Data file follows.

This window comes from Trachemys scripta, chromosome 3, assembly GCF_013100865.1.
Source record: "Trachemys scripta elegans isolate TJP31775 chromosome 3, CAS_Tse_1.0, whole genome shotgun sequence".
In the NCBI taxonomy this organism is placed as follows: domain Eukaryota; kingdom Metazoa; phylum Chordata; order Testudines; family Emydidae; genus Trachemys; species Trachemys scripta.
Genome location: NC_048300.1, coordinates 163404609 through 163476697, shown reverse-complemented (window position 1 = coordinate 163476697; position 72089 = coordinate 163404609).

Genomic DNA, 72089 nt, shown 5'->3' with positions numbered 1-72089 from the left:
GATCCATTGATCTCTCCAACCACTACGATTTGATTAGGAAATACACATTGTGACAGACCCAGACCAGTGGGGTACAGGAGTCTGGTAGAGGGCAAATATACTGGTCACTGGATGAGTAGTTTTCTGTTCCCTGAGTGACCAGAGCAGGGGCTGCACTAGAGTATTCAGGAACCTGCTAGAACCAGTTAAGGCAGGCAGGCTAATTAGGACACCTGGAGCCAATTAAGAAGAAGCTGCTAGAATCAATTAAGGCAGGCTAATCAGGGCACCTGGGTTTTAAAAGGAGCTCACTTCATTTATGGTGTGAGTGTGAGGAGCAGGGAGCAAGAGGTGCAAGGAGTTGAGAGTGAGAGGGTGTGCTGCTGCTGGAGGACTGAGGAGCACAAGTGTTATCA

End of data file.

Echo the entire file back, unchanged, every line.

This window comes from Trachemys scripta, chromosome 3, assembly GCF_013100865.1.
Source record: "Trachemys scripta elegans isolate TJP31775 chromosome 3, CAS_Tse_1.0, whole genome shotgun sequence".
In the NCBI taxonomy this organism is placed as follows: domain Eukaryota; kingdom Metazoa; phylum Chordata; order Testudines; family Emydidae; genus Trachemys; species Trachemys scripta.
Genome location: NC_048300.1, coordinates 163404609 through 163476697, shown reverse-complemented (window position 1 = coordinate 163476697; position 72089 = coordinate 163404609).

Genomic DNA, 72089 nt, shown 5'->3' with positions numbered 1-72089 from the left:
GATCCATTGATCTCTCCAACCACTACGATTTGATTAGGAAATACACATTGTGACAGACCCAGACCAGTGGGGTACAGGAGTCTGGTAGAGGGCAAATATACTGGTCACTGGATGAGTAGTTTTCTGTTCCCTGAGTGACCAGAGCAGGGGCTGCACTAGAGTATTCAGGAACCTGCTAGAACCAGTTAAGGCAGGCAGGCTAATTAGGACACCTGGAGCCAATTAAGAAGAAGCTGCTAGAATCAATTAAGGCAGGCTAATCAGGGCACCTGGGTTTTAAAAGGAGCTCACTTCATTTATGGTGTGAGTGTGAGGAGCAGGGAGCAAGAGGTGCAAGGAGTTGAGAGTGAGAGGGTGTGCTGCTGCTGGAGGACTGAGGAGCACAAGTGTTATCA